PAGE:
The release of 68 prisoners, held for over a year in connection with popular protests last year against unemployment and high living costs in the resource-rich Gafsa region, has been welcomed by Amnesty International.
The organization also called on the Tunisian authorities to put an end to the mounting repression against independent journalists, human rights and student activists which has taken place in the wake of last month’s presidential and legislative elections.
All 68 prisoners were conditionally released under a presidential pardon issued by President Zine El-Abidine Ben Ali on Wednesday, to mark the 22nd anniversary of his accession to power on 7 November 1987.
Many of those released were prisoners of conscience, held solely for peacefully exercising their rights to freedom of expression and assembly.
Those who breach the conditions attached to their release are likely to be re-detained and required to serve out the remainder of their prison terms or placed under house arrest for the same period.
Those released include trade union leaders Adnan Hajji, Bechir Laabidi, Adel Jayar and Tayeb Ben Othman, who were among 38 people sentenced to prison terms of up to eight years on appeal in February 2009 after grossly unfair trials.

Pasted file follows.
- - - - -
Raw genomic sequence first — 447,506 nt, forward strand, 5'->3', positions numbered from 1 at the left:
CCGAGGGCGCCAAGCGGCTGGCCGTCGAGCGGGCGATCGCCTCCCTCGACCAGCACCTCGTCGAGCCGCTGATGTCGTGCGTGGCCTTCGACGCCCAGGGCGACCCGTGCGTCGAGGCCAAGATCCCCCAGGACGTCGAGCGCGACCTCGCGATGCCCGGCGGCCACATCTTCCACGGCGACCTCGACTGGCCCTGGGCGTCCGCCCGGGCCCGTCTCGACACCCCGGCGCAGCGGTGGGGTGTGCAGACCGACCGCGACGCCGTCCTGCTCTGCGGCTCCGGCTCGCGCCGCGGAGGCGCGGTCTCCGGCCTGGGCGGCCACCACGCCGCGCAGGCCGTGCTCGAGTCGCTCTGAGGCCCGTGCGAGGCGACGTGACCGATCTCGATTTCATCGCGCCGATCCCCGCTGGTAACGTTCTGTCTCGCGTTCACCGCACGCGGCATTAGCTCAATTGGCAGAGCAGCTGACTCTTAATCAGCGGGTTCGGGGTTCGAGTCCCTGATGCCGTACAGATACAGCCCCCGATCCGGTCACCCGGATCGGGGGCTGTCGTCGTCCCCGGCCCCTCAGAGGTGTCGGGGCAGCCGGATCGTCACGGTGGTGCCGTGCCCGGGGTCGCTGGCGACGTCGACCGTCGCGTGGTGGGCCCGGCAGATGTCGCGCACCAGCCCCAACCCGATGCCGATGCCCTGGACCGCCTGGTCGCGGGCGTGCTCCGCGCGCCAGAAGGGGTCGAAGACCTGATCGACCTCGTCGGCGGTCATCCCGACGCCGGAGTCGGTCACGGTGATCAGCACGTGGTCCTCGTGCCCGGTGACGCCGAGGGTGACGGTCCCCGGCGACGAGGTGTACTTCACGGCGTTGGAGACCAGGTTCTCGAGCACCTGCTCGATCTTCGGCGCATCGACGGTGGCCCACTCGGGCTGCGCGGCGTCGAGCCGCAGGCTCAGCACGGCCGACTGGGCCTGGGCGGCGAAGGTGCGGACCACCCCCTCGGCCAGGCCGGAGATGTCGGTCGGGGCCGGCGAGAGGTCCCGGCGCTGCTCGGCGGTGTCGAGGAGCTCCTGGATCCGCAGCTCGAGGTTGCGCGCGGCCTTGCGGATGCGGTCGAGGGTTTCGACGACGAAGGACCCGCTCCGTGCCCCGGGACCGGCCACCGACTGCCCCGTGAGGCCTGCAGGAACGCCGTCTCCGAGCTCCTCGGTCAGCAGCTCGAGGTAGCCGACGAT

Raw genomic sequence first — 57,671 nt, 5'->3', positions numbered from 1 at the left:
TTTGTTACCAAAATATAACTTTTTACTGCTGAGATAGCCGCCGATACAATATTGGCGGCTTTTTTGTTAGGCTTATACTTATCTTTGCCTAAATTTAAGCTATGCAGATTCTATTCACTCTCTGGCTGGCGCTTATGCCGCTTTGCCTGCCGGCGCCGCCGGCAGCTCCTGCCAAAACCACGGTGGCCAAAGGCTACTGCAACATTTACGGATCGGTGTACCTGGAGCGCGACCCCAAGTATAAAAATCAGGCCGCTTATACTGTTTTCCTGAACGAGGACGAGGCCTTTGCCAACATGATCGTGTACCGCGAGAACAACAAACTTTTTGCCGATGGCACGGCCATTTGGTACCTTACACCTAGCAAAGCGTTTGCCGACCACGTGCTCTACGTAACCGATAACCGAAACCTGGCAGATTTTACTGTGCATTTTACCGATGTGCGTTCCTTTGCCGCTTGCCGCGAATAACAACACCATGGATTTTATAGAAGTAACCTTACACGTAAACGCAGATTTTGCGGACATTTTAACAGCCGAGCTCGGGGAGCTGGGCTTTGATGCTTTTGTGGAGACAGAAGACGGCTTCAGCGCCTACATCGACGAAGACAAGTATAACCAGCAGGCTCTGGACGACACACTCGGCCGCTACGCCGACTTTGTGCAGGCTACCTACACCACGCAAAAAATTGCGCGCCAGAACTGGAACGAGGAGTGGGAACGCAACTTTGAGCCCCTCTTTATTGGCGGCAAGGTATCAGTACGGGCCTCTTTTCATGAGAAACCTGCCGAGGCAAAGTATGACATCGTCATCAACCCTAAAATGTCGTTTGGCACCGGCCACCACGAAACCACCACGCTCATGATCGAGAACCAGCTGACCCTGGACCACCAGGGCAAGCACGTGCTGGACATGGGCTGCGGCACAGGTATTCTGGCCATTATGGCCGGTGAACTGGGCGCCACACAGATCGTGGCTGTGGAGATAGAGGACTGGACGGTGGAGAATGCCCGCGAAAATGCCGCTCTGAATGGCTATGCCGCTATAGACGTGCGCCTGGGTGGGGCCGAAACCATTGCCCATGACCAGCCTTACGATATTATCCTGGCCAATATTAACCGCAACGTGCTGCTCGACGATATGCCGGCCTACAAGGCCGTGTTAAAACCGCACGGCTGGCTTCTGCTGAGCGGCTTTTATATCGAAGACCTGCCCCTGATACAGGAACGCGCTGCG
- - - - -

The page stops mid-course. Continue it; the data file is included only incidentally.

They were accused of leading protests in Gafsa in the first half of 2008 and which involved demonstrations against unemployment, the cost of living, nepotism and the unfair recruitment practices of the major employer in the region, the Gafsa Phosphate Company.
They were also accused of “forming a criminal group with the aim of destroying public and private property” and “armed rebellion and assault on officials during the exercise of their duties”.
Another 50 of those suspected of being involved in the protests remain in hiding and were tried in their absence.
They include France-based human rights activist Mohieddine Cherbib. Fahem Boukadous, a journalist working for al-Hiwar Ettounsi, a Tunisian private television channel, also faces trial if he should be arrested; he was sentenced in his absence to six years in prison after he was convicted on appeal in February 2009 of charges relating to his coverage of the protests.
While welcoming the presidential pardon and release of prisoners, Amnesty International urged the Tunisian authorities to extend its application to cover all those who face charges on account of their peaceful involvement in the Gafsa protests, to quash the six-year prison sentence imposed on Fahem Boukadous and to lift the restrictions on released prisoners.
The organization also called on the Tunisian authorities to make public the findings of any investigations into the killing by the security forces of two Gafsa protestors last year.